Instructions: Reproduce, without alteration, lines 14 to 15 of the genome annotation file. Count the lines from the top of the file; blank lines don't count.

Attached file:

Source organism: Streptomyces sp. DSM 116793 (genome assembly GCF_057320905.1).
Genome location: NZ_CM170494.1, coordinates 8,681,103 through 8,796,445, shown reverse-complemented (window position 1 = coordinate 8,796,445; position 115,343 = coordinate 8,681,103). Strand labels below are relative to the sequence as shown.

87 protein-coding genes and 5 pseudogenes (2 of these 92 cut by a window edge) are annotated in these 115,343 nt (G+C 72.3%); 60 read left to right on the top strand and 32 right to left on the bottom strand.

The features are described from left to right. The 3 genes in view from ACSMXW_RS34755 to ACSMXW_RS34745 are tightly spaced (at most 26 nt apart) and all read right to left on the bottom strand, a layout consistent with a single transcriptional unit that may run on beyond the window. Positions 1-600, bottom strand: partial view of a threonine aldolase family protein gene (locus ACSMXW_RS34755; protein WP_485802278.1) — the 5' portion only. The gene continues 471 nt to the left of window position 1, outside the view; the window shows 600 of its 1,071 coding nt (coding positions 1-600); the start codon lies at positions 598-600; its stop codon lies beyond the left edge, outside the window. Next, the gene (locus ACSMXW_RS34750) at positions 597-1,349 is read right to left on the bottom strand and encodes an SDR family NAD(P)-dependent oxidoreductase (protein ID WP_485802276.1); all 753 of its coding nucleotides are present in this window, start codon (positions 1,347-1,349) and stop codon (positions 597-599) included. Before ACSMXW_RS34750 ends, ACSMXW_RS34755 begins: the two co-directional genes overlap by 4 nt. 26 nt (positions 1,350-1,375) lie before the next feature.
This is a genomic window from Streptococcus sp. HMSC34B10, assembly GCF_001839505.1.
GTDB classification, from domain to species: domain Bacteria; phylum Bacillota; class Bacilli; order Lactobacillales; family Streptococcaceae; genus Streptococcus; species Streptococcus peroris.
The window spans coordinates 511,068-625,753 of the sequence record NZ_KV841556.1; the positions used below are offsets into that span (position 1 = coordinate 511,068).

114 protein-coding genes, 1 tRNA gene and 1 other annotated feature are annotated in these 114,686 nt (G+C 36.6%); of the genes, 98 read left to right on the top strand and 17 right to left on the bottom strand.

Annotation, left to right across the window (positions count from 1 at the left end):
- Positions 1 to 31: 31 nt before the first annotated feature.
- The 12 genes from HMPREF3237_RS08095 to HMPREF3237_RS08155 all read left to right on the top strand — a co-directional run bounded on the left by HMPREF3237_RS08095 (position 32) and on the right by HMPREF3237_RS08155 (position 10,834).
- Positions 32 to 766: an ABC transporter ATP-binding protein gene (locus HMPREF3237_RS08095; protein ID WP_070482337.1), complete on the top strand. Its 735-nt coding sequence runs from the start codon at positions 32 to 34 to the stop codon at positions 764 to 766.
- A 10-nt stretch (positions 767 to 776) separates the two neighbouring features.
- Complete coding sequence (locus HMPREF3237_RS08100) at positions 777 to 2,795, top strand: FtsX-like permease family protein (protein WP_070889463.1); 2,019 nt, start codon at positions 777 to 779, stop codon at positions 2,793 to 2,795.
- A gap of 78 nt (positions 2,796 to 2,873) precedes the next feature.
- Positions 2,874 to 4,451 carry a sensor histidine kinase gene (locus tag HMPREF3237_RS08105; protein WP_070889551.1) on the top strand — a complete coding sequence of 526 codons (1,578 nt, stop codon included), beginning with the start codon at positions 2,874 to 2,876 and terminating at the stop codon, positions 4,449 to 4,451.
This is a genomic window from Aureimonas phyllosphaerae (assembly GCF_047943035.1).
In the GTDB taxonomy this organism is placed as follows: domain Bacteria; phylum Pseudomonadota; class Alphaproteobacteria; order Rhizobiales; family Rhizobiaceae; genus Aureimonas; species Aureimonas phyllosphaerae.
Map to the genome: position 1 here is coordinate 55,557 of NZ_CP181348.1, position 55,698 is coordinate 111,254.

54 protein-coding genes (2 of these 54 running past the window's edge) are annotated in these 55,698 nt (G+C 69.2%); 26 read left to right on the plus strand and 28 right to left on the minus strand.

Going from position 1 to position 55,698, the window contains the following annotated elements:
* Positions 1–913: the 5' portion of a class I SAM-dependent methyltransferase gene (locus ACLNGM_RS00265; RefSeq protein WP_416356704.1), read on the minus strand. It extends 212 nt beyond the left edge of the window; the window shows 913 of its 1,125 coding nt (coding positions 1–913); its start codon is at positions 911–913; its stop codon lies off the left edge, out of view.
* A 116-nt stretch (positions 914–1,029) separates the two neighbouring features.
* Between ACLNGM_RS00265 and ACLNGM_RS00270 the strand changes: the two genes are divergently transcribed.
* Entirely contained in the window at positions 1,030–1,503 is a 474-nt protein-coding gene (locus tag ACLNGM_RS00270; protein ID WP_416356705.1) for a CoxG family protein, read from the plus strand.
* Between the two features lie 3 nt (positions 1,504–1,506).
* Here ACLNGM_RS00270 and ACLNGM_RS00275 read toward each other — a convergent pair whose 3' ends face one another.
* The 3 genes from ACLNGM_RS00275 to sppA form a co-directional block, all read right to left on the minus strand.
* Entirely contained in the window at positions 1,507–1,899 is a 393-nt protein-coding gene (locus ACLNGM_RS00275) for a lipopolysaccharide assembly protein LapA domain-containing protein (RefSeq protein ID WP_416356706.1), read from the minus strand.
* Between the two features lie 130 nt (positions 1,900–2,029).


- Complete coding sequence (locus HMPREF3237_RS08100) at positions 777 to 2,795, top strand: FtsX-like permease family protein (protein WP_070889463.1); 2,019 nt, start codon at positions 777 to 779, stop codon at positions 2,793 to 2,795.
- A gap of 78 nt (positions 2,796 to 2,873) precedes the next feature.